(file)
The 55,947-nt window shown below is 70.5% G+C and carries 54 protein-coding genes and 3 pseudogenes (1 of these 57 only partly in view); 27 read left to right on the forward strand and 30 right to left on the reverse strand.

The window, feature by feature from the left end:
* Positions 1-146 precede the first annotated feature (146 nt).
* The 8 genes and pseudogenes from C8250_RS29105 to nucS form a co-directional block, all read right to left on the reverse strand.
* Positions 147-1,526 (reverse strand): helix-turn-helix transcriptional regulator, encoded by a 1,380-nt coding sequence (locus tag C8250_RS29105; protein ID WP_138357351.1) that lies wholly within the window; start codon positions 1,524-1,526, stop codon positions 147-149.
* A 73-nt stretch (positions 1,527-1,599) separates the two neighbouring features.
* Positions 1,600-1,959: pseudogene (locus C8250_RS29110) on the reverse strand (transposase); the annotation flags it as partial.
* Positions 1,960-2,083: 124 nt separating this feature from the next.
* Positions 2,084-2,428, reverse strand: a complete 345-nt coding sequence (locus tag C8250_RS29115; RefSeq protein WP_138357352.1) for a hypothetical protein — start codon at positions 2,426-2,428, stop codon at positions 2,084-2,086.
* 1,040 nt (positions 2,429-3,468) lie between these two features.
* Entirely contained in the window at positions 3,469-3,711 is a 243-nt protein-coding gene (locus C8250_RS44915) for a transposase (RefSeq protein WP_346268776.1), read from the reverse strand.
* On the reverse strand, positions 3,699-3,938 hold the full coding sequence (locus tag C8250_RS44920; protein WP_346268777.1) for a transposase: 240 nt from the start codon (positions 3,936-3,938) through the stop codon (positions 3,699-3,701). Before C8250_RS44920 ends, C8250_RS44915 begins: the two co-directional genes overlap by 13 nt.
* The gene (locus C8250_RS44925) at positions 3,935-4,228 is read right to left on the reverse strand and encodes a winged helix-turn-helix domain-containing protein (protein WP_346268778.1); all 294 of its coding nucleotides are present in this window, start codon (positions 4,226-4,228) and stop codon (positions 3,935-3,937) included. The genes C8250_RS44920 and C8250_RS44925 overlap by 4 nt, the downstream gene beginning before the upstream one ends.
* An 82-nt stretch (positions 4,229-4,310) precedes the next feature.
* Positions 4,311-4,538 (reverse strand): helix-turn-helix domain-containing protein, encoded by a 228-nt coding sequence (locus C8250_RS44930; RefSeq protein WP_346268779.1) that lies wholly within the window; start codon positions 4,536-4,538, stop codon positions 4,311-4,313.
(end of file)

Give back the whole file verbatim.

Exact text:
The 55,947-nt window shown below is 70.5% G+C and carries 54 protein-coding genes and 3 pseudogenes (1 of these 57 only partly in view); 27 read left to right on the forward strand and 30 right to left on the reverse strand.

The window, feature by feature from the left end:
* Positions 1-146 precede the first annotated feature (146 nt).
* The 8 genes and pseudogenes from C8250_RS29105 to nucS form a co-directional block, all read right to left on the reverse strand.
* Positions 147-1,526 (reverse strand): helix-turn-helix transcriptional regulator, encoded by a 1,380-nt coding sequence (locus tag C8250_RS29105; protein ID WP_138357351.1) that lies wholly within the window; start codon positions 1,524-1,526, stop codon positions 147-149.
* A 73-nt stretch (positions 1,527-1,599) separates the two neighbouring features.
* Positions 1,600-1,959: pseudogene (locus C8250_RS29110) on the reverse strand (transposase); the annotation flags it as partial.
* Positions 1,960-2,083: 124 nt separating this feature from the next.
* Positions 2,084-2,428, reverse strand: a complete 345-nt coding sequence (locus tag C8250_RS29115; RefSeq protein WP_138357352.1) for a hypothetical protein — start codon at positions 2,426-2,428, stop codon at positions 2,084-2,086.
* 1,040 nt (positions 2,429-3,468) lie between these two features.
* Entirely contained in the window at positions 3,469-3,711 is a 243-nt protein-coding gene (locus C8250_RS44915) for a transposase (RefSeq protein WP_346268776.1), read from the reverse strand.
* On the reverse strand, positions 3,699-3,938 hold the full coding sequence (locus tag C8250_RS44920; protein WP_346268777.1) for a transposase: 240 nt from the start codon (positions 3,936-3,938) through the stop codon (positions 3,699-3,701). Before C8250_RS44920 ends, C8250_RS44915 begins: the two co-directional genes overlap by 13 nt.
* The gene (locus C8250_RS44925) at positions 3,935-4,228 is read right to left on the reverse strand and encodes a winged helix-turn-helix domain-containing protein (protein WP_346268778.1); all 294 of its coding nucleotides are present in this window, start codon (positions 4,226-4,228) and stop codon (positions 3,935-3,937) included. The genes C8250_RS44920 and C8250_RS44925 overlap by 4 nt, the downstream gene beginning before the upstream one ends.
* An 82-nt stretch (positions 4,229-4,310) precedes the next feature.
* Positions 4,311-4,538 (reverse strand): helix-turn-helix domain-containing protein, encoded by a 228-nt coding sequence (locus C8250_RS44930; RefSeq protein WP_346268779.1) that lies wholly within the window; start codon positions 4,536-4,538, stop codon positions 4,311-4,313.